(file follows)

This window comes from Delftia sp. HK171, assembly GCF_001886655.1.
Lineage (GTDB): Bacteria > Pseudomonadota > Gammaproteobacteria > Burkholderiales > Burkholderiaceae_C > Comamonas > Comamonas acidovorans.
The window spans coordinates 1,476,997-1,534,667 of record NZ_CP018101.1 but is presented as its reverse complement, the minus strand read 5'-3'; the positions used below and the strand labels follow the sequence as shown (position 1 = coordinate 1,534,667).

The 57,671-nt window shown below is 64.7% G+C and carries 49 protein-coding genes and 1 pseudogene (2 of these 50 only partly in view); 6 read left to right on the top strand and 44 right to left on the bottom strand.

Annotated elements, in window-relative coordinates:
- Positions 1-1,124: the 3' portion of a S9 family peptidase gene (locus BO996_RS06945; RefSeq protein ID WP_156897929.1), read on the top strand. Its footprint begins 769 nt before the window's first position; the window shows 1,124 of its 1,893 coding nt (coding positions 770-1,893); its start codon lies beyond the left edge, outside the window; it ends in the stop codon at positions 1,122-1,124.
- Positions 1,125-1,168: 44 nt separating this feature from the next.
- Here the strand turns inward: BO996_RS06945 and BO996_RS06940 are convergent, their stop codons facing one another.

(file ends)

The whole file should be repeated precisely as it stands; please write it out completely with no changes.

This window comes from Delftia sp. HK171, assembly GCF_001886655.1.
Lineage (GTDB): Bacteria > Pseudomonadota > Gammaproteobacteria > Burkholderiales > Burkholderiaceae_C > Comamonas > Comamonas acidovorans.
The window spans coordinates 1,476,997-1,534,667 of record NZ_CP018101.1 but is presented as its reverse complement, the minus strand read 5'-3'; the positions used below and the strand labels follow the sequence as shown (position 1 = coordinate 1,534,667).

The 57,671-nt window shown below is 64.7% G+C and carries 49 protein-coding genes and 1 pseudogene (2 of these 50 only partly in view); 6 read left to right on the top strand and 44 right to left on the bottom strand.

Annotated elements, in window-relative coordinates:
- Positions 1-1,124: the 3' portion of a S9 family peptidase gene (locus BO996_RS06945; RefSeq protein ID WP_156897929.1), read on the top strand. Its footprint begins 769 nt before the window's first position; the window shows 1,124 of its 1,893 coding nt (coding positions 770-1,893); its start codon lies beyond the left edge, outside the window; it ends in the stop codon at positions 1,122-1,124.
- Positions 1,125-1,168: 44 nt separating this feature from the next.
- Here the strand turns inward: BO996_RS06945 and BO996_RS06940 are convergent, their stop codons facing one another.